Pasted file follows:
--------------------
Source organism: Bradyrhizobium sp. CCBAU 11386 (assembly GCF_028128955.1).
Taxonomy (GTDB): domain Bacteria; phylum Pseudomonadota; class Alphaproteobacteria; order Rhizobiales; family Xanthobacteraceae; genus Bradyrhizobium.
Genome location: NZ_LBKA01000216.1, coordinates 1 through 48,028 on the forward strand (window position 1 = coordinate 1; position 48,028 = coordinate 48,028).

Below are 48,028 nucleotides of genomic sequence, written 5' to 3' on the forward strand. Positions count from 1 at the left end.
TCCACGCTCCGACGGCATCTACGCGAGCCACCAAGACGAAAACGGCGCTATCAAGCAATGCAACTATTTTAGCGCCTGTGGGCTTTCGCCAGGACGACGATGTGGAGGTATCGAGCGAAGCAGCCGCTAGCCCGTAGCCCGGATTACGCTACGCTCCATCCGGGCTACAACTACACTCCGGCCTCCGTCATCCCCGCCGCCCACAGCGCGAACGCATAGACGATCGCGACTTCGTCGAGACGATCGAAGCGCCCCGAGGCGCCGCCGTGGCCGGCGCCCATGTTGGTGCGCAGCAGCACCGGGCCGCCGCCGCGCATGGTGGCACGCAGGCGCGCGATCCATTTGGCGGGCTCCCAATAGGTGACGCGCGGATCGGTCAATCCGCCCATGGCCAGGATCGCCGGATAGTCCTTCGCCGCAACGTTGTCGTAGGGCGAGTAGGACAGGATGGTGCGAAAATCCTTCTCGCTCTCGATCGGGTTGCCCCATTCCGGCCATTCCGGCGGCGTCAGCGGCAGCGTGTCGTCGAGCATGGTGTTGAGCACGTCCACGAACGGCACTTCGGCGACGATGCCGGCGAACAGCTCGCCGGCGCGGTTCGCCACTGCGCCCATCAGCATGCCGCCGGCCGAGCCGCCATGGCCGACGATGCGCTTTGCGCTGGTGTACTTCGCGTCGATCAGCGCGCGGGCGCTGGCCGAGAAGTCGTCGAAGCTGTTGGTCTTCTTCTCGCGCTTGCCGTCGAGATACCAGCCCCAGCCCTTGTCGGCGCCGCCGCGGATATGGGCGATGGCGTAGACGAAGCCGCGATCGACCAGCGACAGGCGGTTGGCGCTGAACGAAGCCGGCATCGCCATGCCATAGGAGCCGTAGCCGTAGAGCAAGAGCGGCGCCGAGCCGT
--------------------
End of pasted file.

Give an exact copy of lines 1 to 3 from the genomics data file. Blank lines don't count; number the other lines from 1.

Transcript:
Source organism: Bradyrhizobium sp. CCBAU 11386 (assembly GCF_028128955.1).
Taxonomy (GTDB): domain Bacteria; phylum Pseudomonadota; class Alphaproteobacteria; order Rhizobiales; family Xanthobacteraceae; genus Bradyrhizobium.
Genome location: NZ_LBKA01000216.1, coordinates 1 through 48,028 on the forward strand (window position 1 = coordinate 1; position 48,028 = coordinate 48,028).